Johns Hopkins University Press

Background. Few interventions leverage technology to mitigate HIV risks in youth experiencing homelessness (YEH). This study assesses the acceptability and impacts of an app-based just-in-time adaptive intervention for HIV prevention from the YEH perspective. Methods. Sixteen interviews were conducted with YEH in a large, urban Southwest city. Inductive thematic analysis was used to explore YEH experience with the app, including recommendations for improvement and perceived impact. Results. Youth experiencing homelessness reported high acceptance of the app. Several youths described changing risk behaviors after enrolling in the study. Youth found the app easy to navigate and the goal interface helpful in tracking progress. Challenges included stolen phones and survey timing. Youth experiencing homelessness strongly recommended customized messages and questions to avoid redundancy, and that real-time support for struggling youth be accessible through the app. Conclusion. A just-in-time adaptive intervention for HIV prevention is acceptable to YEH. Larger studies are needed to evaluate long-term impacts on HIV risk behavior.

Key words

HIV prevention, homeless, youth, ecological momentary assessment, just-in-time adaptive intervention

In 2019, over 38,000 unaccompanied youth aged 18–24 years in the United States were homeless.1 Annually, approximately one out of 10 young adults between 18 and 25 experience homelessness.2 Many homeless youths have chronic physical and mental conditions, engage in substance use, and have trouble accessing health care.3,4,5 As a result, they experience mortality rates higher than those of the general youth population.6 People experiencing homelessness also have higher rates of HIV than those who are stably housed.7 Although few data exist on HIV rates among youth experiencing homelessness (YEH), an older study reported a rate of 16%,8 while a more recent study found a self-reported HIV diagnosis rate among YEH of 4%.9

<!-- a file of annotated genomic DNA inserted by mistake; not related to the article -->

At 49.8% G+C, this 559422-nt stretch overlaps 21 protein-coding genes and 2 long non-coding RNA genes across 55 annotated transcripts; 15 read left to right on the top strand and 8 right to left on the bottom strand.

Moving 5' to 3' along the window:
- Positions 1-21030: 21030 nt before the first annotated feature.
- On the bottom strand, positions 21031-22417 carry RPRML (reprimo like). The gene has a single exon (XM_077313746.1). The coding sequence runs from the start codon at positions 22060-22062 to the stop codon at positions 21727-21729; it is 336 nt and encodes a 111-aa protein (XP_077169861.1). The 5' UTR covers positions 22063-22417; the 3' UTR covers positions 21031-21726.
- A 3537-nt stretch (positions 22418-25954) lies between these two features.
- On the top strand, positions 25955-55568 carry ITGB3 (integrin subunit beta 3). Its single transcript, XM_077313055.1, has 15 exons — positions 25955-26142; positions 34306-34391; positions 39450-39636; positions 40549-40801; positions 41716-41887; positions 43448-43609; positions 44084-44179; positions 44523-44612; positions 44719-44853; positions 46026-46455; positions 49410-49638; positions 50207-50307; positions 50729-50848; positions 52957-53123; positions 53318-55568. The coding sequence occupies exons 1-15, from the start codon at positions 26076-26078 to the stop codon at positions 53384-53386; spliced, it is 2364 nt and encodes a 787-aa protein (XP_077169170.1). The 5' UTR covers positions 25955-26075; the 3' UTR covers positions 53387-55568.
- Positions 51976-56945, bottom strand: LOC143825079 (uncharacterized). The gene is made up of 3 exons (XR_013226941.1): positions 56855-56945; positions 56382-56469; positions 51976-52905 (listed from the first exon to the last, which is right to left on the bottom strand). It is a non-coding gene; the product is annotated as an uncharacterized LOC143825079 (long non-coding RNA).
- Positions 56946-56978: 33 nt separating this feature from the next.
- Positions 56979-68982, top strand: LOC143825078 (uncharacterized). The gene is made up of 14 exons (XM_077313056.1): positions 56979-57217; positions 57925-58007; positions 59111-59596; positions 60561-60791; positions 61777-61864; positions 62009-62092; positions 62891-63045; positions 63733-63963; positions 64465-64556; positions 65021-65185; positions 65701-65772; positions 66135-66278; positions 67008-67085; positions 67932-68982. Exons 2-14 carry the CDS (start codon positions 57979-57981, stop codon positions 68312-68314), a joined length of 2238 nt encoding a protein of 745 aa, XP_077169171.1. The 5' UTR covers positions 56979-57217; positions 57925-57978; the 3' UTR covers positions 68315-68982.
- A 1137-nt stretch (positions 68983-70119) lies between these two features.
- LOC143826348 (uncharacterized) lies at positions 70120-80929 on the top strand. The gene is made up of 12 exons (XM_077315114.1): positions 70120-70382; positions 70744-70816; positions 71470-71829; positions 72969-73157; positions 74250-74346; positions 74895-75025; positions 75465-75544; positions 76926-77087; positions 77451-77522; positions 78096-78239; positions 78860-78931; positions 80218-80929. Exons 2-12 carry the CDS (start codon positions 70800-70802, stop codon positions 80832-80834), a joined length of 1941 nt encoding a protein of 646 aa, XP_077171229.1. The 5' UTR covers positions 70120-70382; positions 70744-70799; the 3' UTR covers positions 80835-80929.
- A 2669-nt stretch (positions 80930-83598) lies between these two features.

Unstable housing and homelessness pose several challenges for HIV care and prevention, including reducing HIV transmission, accessing HIV care, and sustaining viral [End Page 25] suppression.10 In this context of need, YEH continue to be an underserved population.11 Several HIV prevention interventions for YEH have shown promise, but are not readily available or widely disseminated.12 The transience and mobility of YEH and their mental health and substance use issues13 make it challenging to access HIV prevention and care in traditional clinic settings. While previous prevention interventions demonstrated desirable outcomes, including a decrease in condomless sex frequency in females among mostly substance-using youth,14,15,16,17 these interventions are rarely available and accessed by YEH. Given these challenges, interventions that adapt to the mobility of YEH are needed. The widespread use of smartphones18 in this population provides an opportunity to explore mobile HIV prevention strategies serving YEH.